Microsoft and Warner Bros' latest venture, Project Silica has successfully stored the classic 1978 "Superman" movie on a glass. Getty Images/Andrew Burton

With 100 zettabytes of data anticipated to hit the cloud by 2023, major tech companies are racing to find a better and more permanent method to store one's files. Warner Bros and Microsoft might just have the answer to this dilemma, as recently shown in their progress with Project Silica. Project Silica is advertised to preserve previous archives and save those coming in the future. During the recent Microsoft Ignite Conference, Chief Executive Officer Satya Nadella unveiled a piece of quartz glass the size of a drink coaster, which from the way we see it, is a breakthrough in archiving data.

The piece of quartz glass stored a 143 minutes movie from Warner Bros, the 1978 “Superman.” This technology is the product of Microsoft Research’s Project Silica, which was founded to create new storage systems for the cloud. The team, utilizing an ultrafast laser, wrote voxels within the glass. Voxels are three-dimensional counterparts of pixels that make up an image.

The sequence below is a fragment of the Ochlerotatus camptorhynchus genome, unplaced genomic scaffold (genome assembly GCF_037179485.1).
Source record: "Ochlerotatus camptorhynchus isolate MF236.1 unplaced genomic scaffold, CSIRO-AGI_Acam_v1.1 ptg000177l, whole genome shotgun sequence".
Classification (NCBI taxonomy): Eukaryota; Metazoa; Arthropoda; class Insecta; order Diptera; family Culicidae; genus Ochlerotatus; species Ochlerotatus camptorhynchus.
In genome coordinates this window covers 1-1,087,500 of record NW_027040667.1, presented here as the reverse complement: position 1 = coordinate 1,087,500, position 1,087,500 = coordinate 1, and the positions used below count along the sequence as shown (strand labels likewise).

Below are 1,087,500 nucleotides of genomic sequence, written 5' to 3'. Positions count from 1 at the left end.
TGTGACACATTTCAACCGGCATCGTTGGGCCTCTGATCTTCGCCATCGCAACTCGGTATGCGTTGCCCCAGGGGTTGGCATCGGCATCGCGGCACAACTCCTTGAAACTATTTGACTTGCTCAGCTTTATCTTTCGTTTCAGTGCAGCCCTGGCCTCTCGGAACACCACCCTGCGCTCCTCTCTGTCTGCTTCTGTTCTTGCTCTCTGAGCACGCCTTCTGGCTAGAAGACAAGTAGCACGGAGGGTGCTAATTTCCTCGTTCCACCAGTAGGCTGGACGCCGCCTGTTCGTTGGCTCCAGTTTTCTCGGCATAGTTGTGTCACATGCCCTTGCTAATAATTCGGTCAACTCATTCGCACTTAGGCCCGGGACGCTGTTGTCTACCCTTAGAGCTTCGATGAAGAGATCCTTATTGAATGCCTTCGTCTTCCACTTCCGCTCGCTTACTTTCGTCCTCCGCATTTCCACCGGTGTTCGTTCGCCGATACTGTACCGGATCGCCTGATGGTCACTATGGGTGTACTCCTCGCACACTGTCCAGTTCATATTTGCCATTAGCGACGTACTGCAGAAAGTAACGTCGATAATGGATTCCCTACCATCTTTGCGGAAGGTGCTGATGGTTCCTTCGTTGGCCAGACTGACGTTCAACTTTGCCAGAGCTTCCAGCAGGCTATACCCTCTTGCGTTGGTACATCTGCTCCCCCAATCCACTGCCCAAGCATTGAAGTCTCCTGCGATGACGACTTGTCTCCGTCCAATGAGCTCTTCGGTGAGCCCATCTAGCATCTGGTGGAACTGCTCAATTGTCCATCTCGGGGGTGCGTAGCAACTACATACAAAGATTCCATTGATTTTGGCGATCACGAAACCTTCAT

Every voxel comes with a distinct size, depth, and orientation, which makes it a unique encoder for the film. Interestingly, these voxels are written in multiple layers all throughout the glass because they are engraved at a nano-scale level. According to the Redmond-based tech giant, the data that the glass contains are resistant to being baked in the oven, boiled in the water, flooded, microwaved, scoured, and demagnetized.

The glass structure is permanently changed, which ensures that the data is securely printed for possibly thousands of years. Unfortunately, this technology is still in its infancy stage, and it does not work like most of us anticipate. Quartz copies are only allowed to be written once with the use of femtosecond lasers, similar lasers used in LASIK procedures.

Data stored in this kind of storage can be accessed by using a light and shining it through the glass. The reflections are then analyzed using microscope-like readers. Through bit by bit verification, the 1978 “Superman” movie was confirmed to be perfectly stored on the revolutionary medium.

This latest collaboration between Warner Bros and Microsoft is a pilot test, which means that the technology still needs to mature, and developers have to create a device that could write and read the same technology that current optical burners used. But, it is very promising, and who knows, in the not so far future, it will be available to everyone.